N A M E
THEODORA SHOCKLEY“Many a gentleman had likened his first meeting with her to downing a very strong cognac when one was expecting to imbibe fruit juice—that is to say, startling and apt to leave one with a distinct burning sensation.”
Theodora Shockley, neé Lorrazzo. Close friends, and close friends only, may call her Teddy. A G E
28O C C U P A T I O N
Well, technically, Teddy is unemployed, but anyone who has ever interacted with her knows that she's not the kind to just sit back and let her husband take care of everything. She's his partner in business, if anything (though "partner" might be too, er, friendly of a word), and is definitely not afraid to make her opinion heard on how dear Frankie ought to be spending her family's money. A P P E A R A N C E
P E R S O N A L I T Y
Teddy is certainly not considered pretty, back at home in London-first of all, her father was Italian, meaning that she has a rather....swarthy
complexion (honestly, though. Italian
, of all things? Even French would have been better!). She is also taller than what is considered proper
for a woman, at around five feet and nine inches, which is also something she suspects that she inherited from her godforsaken father-her mother is quite petite.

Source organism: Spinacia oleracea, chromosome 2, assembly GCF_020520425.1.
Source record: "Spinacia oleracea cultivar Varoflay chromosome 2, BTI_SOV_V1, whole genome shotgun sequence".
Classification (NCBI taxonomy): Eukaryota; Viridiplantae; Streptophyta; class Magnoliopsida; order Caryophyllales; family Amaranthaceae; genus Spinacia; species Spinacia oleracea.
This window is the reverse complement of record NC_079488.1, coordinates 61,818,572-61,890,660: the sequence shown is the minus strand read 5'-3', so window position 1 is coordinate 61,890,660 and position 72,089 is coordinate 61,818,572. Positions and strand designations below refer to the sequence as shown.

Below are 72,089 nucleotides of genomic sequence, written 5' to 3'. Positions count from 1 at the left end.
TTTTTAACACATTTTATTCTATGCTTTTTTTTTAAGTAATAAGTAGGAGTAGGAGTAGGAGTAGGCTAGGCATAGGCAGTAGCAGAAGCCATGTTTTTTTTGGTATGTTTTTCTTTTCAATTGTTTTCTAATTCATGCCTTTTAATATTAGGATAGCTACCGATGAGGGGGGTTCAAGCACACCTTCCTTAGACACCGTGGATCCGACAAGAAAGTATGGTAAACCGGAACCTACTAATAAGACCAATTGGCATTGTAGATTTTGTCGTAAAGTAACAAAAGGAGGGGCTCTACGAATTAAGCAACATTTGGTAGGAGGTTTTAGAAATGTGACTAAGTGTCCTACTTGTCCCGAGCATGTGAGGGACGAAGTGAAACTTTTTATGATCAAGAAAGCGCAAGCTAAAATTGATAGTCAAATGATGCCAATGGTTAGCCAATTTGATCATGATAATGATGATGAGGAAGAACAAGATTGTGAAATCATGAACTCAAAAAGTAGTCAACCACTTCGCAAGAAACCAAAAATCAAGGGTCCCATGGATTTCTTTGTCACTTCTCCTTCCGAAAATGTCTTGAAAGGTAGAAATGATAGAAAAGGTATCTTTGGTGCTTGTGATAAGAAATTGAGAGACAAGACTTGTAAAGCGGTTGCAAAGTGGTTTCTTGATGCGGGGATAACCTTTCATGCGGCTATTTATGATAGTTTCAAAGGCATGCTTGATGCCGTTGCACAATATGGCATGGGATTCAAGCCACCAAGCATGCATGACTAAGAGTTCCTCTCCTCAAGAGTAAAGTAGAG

In fact, Teddy is fairly certain that all her physical characteristics were from her Italian father. She has an unruly mane of dark, curly hair that falls halfway down her back (which is usually arranged in whatever hairstyle is currently in fashion; typically the latest updo out of Paris. Updos, she finds, are quite convenient when one's hair has a tendency to get in one's eyes), expressive eyebrows, and a nose that is slightly too large for her face, which happens to be rather square-ish. Her features are more "strong" than "delicate", an effect that is certainly not aided by her olive-colored complexion. None of her three step-brothers have this problem, of course; all of them look like her mother, meaning that they are blonde and blue-eyed with milky complexions.
Well, whatever. Teddy doesn't dwell on what she can't change. She does
believe in following all the current fashions, of course, as any proper Englishwoman should, even if she follows the current fashions a tad too
closely (she's by no means a creative person, after all). Teddy favors darker colors and more sensible ensembles, and she has a somewhat peculiar love for parasols-they're quite useful for whacking people upside the head with, is her defense. She carries herself with an air of brisk authority, as if she were a self-righteous matron twice her actual age, and has the unfortunate habit of brandishing her parasol about as if it were a sword or some kind of weapon that actually had any effect on people other than her silly, foppish step-brothers.